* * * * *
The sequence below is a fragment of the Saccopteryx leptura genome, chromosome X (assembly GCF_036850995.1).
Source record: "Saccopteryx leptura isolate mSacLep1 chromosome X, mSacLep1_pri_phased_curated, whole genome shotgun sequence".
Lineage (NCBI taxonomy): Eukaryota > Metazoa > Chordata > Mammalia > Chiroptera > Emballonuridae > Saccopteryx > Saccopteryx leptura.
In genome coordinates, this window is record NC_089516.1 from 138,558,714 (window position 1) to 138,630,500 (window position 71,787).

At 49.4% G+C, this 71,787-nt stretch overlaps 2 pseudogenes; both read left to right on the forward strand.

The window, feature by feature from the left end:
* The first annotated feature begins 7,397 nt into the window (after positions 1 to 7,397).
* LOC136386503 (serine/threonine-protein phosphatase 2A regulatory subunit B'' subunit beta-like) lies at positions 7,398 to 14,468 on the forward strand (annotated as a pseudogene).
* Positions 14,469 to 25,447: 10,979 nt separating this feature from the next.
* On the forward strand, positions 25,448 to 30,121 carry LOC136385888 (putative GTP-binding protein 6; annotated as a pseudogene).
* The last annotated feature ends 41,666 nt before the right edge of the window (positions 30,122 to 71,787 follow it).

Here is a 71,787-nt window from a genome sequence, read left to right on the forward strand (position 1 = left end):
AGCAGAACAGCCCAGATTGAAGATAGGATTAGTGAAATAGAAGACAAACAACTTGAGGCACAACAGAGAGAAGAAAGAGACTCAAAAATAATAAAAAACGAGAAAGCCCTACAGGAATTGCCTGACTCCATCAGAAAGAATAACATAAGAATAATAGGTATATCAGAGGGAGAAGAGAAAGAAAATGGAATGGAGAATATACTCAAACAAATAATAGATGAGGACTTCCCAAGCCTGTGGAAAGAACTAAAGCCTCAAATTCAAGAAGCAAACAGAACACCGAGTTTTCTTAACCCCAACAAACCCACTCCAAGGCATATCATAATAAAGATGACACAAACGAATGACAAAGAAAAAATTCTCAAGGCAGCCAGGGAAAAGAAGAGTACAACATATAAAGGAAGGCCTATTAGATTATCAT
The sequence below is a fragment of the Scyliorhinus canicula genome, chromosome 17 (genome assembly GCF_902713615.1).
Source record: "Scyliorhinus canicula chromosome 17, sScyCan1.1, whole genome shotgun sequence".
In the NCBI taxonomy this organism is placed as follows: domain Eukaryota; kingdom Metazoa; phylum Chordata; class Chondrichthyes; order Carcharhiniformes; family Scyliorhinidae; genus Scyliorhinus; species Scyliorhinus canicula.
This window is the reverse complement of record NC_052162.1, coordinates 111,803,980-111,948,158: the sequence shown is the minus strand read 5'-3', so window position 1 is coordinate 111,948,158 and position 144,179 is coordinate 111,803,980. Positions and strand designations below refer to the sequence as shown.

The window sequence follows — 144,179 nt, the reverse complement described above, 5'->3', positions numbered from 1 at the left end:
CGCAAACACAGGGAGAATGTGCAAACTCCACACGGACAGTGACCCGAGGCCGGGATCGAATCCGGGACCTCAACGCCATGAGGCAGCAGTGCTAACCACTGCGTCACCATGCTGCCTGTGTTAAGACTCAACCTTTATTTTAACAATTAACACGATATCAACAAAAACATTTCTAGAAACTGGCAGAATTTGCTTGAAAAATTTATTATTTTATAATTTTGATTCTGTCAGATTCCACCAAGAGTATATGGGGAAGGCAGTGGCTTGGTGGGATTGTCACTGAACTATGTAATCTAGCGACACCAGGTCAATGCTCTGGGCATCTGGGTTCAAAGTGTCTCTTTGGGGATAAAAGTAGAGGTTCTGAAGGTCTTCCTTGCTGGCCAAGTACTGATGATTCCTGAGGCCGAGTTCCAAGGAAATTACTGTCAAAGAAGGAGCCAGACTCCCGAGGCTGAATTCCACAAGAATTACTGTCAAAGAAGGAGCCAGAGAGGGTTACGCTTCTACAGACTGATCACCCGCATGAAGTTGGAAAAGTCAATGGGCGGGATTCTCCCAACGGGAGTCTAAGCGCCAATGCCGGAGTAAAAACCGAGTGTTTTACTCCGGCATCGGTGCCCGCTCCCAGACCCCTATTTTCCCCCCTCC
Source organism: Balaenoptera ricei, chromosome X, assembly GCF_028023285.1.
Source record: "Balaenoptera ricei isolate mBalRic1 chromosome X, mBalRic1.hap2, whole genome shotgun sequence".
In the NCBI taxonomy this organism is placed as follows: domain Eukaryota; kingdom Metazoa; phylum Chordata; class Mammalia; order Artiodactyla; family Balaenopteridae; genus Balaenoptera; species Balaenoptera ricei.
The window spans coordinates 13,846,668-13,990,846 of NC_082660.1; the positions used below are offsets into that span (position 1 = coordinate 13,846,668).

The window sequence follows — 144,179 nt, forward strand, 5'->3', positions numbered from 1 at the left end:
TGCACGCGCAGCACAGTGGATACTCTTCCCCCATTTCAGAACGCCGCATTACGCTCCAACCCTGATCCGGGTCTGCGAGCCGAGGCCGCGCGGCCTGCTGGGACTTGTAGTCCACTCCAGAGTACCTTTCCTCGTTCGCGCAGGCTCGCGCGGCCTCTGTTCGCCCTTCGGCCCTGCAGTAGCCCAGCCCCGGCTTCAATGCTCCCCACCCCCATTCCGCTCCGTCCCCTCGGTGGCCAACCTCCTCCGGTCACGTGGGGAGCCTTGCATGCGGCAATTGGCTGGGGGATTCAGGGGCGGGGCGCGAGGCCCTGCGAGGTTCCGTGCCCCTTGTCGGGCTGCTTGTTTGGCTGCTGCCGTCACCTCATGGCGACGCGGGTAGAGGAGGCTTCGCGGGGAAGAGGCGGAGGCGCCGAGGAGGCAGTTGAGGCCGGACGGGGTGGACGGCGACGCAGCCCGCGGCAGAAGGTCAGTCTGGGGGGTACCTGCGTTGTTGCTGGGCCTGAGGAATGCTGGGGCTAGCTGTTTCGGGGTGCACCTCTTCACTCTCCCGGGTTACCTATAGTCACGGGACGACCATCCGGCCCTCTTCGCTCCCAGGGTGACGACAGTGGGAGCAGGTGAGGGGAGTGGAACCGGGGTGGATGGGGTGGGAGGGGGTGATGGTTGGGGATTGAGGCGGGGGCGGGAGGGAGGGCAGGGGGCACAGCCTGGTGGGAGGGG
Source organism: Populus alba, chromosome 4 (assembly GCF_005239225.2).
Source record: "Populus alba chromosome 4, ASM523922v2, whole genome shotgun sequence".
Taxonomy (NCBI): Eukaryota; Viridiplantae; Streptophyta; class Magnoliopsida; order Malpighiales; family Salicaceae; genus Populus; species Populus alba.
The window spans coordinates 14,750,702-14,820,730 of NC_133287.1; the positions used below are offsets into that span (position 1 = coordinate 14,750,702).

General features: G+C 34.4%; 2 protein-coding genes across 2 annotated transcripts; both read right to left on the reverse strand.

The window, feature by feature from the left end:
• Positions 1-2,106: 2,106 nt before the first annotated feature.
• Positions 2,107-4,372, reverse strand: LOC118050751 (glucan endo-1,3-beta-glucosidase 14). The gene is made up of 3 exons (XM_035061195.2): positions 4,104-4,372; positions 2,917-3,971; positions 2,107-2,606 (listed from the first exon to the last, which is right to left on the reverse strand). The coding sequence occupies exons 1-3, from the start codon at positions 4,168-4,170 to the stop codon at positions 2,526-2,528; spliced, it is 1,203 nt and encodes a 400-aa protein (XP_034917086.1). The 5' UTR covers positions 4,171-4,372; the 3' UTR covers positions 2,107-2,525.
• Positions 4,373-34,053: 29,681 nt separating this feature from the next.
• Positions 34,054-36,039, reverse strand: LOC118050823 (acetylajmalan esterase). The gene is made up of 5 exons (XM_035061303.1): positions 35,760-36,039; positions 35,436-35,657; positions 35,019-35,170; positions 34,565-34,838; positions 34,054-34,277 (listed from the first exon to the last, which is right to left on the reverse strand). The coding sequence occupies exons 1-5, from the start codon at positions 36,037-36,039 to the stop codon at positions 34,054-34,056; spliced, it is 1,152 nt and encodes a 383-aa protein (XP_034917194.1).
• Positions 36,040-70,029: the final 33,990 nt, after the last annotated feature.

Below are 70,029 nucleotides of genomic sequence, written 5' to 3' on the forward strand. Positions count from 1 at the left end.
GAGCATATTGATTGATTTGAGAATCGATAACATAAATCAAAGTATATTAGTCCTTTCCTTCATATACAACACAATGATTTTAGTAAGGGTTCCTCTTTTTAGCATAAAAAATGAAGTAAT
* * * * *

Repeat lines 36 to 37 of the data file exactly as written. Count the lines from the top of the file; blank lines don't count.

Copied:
• Positions 36,040-70,029: the final 33,990 nt, after the last annotated feature.

Below are 70,029 nucleotides of genomic sequence, written 5' to 3' on the forward strand. Positions count from 1 at the left end.